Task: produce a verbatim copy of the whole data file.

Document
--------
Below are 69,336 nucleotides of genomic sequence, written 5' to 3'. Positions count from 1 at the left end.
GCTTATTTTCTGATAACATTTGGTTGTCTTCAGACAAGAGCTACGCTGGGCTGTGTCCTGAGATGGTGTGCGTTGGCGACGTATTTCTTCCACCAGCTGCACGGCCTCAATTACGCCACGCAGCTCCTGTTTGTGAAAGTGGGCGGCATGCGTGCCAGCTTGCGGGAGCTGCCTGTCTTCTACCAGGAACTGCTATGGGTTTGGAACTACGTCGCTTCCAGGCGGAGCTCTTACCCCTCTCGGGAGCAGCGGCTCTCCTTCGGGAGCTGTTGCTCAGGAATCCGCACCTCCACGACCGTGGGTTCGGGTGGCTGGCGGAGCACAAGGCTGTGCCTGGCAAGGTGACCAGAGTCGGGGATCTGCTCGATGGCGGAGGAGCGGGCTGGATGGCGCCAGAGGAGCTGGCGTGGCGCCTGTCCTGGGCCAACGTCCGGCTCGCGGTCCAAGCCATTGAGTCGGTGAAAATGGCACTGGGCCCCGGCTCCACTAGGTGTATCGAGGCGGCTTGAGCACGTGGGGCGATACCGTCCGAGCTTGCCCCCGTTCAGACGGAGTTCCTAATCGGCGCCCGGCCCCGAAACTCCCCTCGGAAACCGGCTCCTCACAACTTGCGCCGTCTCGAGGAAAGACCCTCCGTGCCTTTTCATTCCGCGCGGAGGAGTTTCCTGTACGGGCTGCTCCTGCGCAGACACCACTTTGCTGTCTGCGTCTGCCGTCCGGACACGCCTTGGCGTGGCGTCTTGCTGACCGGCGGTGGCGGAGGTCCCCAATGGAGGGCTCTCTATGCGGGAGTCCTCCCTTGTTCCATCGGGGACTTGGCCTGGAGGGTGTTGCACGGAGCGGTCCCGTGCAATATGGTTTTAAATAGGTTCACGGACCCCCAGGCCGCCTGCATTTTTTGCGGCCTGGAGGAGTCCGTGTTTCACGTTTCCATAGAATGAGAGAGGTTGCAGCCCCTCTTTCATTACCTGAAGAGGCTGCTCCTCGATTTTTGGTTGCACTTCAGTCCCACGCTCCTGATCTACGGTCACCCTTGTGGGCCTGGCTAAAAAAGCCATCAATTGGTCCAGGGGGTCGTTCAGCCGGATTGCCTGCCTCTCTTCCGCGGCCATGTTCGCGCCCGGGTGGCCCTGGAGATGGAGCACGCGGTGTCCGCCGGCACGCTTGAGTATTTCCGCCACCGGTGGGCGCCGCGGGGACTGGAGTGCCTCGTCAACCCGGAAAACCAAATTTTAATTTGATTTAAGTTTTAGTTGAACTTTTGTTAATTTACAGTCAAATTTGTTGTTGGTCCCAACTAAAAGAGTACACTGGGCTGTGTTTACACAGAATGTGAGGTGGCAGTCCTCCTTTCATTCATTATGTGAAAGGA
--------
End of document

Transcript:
Below are 69,336 nucleotides of genomic sequence, written 5' to 3'. Positions count from 1 at the left end.
GCTTATTTTCTGATAACATTTGGTTGTCTTCAGACAAGAGCTACGCTGGGCTGTGTCCTGAGATGGTGTGCGTTGGCGACGTATTTCTTCCACCAGCTGCACGGCCTCAATTACGCCACGCAGCTCCTGTTTGTGAAAGTGGGCGGCATGCGTGCCAGCTTGCGGGAGCTGCCTGTCTTCTACCAGGAACTGCTATGGGTTTGGAACTACGTCGCTTCCAGGCGGAGCTCTTACCCCTCTCGGGAGCAGCGGCTCTCCTTCGGGAGCTGTTGCTCAGGAATCCGCACCTCCACGACCGTGGGTTCGGGTGGCTGGCGGAGCACAAGGCTGTGCCTGGCAAGGTGACCAGAGTCGGGGATCTGCTCGATGGCGGAGGAGCGGGCTGGATGGCGCCAGAGGAGCTGGCGTGGCGCCTGTCCTGGGCCAACGTCCGGCTCGCGGTCCAAGCCATTGAGTCGGTGAAAATGGCACTGGGCCCCGGCTCCACTAGGTGTATCGAGGCGGCTTGAGCACGTGGGGCGATACCGTCCGAGCTTGCCCCCGTTCAGACGGAGTTCCTAATCGGCGCCCGGCCCCGAAACTCCCCTCGGAAACCGGCTCCTCACAACTTGCGCCGTCTCGAGGAAAGACCCTCCGTGCCTTTTCATTCCGCGCGGAGGAGTTTCCTGTACGGGCTGCTCCTGCGCAGACACCACTTTGCTGTCTGCGTCTGCCGTCCGGACACGCCTTGGCGTGGCGTCTTGCTGACCGGCGGTGGCGGAGGTCCCCAATGGAGGGCTCTCTATGCGGGAGTCCTCCCTTGTTCCATCGGGGACTTGGCCTGGAGGGTGTTGCACGGAGCGGTCCCGTGCAATATGGTTTTAAATAGGTTCACGGACCCCCAGGCCGCCTGCATTTTTTGCGGCCTGGAGGAGTCCGTGTTTCACGTTTCCATAGAATGAGAGAGGTTGCAGCCCCTCTTTCATTACCTGAAGAGGCTGCTCCTCGATTTTTGGTTGCACTTCAGTCCCACGCTCCTGATCTACGGTCACCCTTGTGGGCCTGGCTAAAAAAGCCATCAATTGGTCCAGGGGGTCGTTCAGCCGGATTGCCTGCCTCTCTTCCGCGGCCATGTTCGCGCCCGGGTGGCCCTGGAGATGGAGCACGCGGTGTCCGCCGGCACGCTTGAGTATTTCCGCCACCGGTGGGCGCCGCGGGGACTGGAGTGCCTCGTCAACCCGGAAAACCAAATTTTAATTTGATTTAAGTTTTAGTTGAACTTTTGTTAATTTACAGTCAAATTTGTTGTTGGTCCCAACTAAAAGAGTACACTGGGCTGTGTTTACACAGAATGTGAGGTGGCAGTCCTCCTTTCATTCATTATGTGAAAGGA